In Cully, the median electricity burden – meaning the percentage of annual household income spent on electricity – for all households is higher, at 2.25 percent, when compared to all Portland households, which averages 1.67 percent.

“We worry that people won’t be able to stay in the neighborhood as we see climate changes happening,” continued Gonzalez. “Renewable energy and energy efficiency is definitely a tool to address climate change, but it’s not always accessible to low income families. So we want to make sure that families in Cully have access to these tools.”

And the desire is there. Community surveys in Cully found that 94 percent of people said they were interested in getting solar energy.

After intensive rounds with community partners, utility experts and clean energy professionals, alongside surveys and focus groups, Living Cully has come up with six pilot projects. Together, the projects aim to conserve energy, make use of renewable sources, allow low income families to bring down their utility costs, and prevent further displacement from the neighborhood.

  1. A Cully-wide education campaign that engages community members about renewable energy, energy efficiency, and climate resilience.
  1. The re-development of the environmentally efficient Living Cully Plaza, which includes 150 units of housing, retail spaces, a childcare center and community space.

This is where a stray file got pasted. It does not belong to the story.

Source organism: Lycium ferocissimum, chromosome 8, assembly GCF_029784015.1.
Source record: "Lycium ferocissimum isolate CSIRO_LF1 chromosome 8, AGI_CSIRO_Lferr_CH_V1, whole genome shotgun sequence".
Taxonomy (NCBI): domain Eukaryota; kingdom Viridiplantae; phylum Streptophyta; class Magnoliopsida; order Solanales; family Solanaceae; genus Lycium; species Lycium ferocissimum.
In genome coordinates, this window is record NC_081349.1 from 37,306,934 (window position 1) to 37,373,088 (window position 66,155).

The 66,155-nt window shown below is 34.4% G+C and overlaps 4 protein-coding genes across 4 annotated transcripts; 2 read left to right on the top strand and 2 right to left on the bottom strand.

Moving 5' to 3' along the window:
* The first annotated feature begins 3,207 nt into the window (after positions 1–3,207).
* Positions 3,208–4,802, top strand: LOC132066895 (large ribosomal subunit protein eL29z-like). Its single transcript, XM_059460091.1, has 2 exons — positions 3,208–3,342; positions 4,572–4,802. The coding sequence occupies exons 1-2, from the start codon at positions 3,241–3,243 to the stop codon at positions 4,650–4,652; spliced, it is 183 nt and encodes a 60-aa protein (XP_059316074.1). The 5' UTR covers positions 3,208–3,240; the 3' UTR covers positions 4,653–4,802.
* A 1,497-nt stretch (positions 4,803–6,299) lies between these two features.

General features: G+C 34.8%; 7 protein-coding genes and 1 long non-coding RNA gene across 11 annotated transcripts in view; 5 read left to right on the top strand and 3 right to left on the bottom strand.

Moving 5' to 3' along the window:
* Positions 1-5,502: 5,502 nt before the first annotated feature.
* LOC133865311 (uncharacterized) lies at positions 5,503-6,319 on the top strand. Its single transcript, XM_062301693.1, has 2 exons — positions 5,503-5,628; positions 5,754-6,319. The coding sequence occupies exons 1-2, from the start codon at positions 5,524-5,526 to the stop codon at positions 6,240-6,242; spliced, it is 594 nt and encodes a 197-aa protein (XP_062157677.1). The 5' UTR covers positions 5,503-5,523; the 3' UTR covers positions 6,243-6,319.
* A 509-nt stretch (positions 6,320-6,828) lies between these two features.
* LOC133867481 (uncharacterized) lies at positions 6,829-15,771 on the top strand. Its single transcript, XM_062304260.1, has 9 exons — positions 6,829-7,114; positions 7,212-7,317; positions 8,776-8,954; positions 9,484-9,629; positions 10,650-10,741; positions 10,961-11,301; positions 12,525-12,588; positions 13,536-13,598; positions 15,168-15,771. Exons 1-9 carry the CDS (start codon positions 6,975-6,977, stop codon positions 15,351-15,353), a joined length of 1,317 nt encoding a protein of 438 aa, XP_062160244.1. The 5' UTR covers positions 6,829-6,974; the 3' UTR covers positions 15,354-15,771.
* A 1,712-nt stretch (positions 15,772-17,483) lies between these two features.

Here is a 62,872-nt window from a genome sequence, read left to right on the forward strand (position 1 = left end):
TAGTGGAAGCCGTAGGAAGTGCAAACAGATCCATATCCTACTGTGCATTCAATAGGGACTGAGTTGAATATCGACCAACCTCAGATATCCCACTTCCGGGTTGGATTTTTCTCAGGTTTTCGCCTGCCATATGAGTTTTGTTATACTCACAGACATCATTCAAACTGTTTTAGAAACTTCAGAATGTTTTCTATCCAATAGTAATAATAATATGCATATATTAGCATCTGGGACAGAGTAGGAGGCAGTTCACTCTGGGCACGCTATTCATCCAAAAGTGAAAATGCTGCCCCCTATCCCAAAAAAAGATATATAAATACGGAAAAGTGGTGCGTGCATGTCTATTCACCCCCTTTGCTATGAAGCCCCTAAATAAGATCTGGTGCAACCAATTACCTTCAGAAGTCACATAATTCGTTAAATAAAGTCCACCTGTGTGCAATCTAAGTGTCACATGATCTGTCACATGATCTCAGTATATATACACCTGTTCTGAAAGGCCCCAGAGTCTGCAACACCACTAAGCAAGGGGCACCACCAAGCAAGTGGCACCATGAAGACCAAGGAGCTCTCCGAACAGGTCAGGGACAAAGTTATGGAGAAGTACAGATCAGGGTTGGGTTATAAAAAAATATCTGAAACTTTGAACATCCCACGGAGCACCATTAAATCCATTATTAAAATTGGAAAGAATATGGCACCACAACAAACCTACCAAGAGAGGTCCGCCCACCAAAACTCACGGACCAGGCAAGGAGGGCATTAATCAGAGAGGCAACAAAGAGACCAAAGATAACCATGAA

1. A solar installation at St. Charles Church, home to a diverse congregation of 350 families and four nonprofits.
  1. New energy-efficient units, weatherization services and solar energy upgrades at Oak Leaf Mobile Home Park.
  1. A ductless heat pump co-operative for residents, through which they can buy ductless heat pumps in bulk.
  1. A Cully-based community solar farm for low-income households. Users are eligible to receive electricity bill credits for their share of energy produced by the solar installation.

With an estimated budget of $2 million over two years to accomplish the projects, Living Cully is looking to secure funds through a number of streams, including state grants and incentives for renewable projects. Verde has already received $300,000 from Pacific Power's Blue Sky program to launch the St. Charles Church project.

Moreover, Cully is aligning itself with the city’s 1993 Climate Action Plan (CAP), which made Portland the first U.S. city to create a strategy for cutting carbon. The city’s plan has since been updated twice and is working towards achieving a 40 percent reduction in carbon emissions by 2030 and an 80 percent reduction by 2050.

Set for five years, starting from 2017, Cully’s plan is calculated to match the CAP; by 2022 it aims to reduce electricity consumption per person by 6 percent, natural gas consumption per person by 4 percent, CO2 emissions per person by 12 percent, and generate 1 percent of the neighborhood’s electricity from local, renewable sources.  

Living Cully is hoping their strategy can be used as a blueprint for other neighborhoods in Multnomah County. “We think that the Living Cully Community Energy Plan serves as a model,” said Gonzalez. “It was written so that other communities could begin their own process or look at the pilot projects we’ve chosen and see how they might fit in their neighborhoods.”